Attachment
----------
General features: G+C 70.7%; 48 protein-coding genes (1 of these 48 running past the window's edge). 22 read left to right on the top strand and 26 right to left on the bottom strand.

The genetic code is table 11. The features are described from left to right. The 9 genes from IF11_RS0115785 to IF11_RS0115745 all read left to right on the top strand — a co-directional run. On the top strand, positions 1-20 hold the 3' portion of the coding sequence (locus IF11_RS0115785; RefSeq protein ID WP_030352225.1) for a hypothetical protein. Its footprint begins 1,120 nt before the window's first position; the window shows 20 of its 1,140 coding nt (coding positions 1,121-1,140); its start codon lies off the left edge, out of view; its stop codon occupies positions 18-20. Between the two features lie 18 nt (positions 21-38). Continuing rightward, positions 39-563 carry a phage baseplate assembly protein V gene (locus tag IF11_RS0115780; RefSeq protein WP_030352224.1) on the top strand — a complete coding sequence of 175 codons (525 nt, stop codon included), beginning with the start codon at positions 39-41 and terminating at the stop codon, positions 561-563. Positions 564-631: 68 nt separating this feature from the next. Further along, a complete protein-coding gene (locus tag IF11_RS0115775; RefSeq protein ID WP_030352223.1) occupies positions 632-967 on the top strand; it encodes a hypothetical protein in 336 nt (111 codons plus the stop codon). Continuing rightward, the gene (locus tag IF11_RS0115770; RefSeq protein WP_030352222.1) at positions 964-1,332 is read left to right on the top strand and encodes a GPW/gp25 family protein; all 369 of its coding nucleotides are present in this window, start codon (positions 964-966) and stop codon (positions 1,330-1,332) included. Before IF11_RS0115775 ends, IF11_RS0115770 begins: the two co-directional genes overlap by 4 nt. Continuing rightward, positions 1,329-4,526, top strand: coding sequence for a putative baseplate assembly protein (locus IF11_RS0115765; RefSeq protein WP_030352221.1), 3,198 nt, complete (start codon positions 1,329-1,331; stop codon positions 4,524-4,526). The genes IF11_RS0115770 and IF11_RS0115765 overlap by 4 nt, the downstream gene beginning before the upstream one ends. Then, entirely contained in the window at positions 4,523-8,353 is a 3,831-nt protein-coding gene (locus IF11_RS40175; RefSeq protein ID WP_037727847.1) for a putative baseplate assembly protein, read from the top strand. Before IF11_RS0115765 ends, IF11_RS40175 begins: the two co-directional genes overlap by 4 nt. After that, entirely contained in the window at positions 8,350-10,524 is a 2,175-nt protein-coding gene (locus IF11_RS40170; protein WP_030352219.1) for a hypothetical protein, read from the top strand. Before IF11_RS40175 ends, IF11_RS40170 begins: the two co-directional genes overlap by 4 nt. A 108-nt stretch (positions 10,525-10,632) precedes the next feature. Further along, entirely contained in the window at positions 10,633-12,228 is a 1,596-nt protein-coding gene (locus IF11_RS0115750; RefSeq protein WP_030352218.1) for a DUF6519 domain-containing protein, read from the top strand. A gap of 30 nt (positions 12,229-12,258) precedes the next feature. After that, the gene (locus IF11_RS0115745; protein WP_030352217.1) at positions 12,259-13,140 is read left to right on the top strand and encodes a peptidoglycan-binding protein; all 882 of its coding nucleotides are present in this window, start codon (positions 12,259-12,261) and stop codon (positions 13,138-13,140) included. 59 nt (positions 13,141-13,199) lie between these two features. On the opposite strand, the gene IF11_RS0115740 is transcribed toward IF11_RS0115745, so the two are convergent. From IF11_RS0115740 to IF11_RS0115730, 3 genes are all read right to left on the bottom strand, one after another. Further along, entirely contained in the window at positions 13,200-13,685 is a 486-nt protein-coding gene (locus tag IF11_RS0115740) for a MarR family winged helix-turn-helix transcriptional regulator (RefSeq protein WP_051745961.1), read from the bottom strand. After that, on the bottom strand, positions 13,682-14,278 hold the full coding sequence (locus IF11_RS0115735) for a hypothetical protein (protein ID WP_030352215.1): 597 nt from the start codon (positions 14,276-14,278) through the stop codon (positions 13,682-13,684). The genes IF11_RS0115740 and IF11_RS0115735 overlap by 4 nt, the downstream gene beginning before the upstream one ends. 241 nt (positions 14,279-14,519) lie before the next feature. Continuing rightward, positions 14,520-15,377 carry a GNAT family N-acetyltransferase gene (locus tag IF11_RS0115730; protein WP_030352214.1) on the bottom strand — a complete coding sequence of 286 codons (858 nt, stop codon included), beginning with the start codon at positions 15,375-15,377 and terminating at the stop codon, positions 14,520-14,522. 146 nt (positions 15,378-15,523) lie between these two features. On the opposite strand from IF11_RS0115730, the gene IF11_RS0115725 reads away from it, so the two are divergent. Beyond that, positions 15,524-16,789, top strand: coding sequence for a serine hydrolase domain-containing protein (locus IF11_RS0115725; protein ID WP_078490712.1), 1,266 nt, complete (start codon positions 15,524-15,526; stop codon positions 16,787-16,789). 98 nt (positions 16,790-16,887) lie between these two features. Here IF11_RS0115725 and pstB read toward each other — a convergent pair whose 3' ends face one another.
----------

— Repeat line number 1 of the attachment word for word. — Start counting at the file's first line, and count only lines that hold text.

General features: G+C 70.7%; 48 protein-coding genes (1 of these 48 running past the window's edge). 22 read left to right on the top strand and 26 right to left on the bottom strand.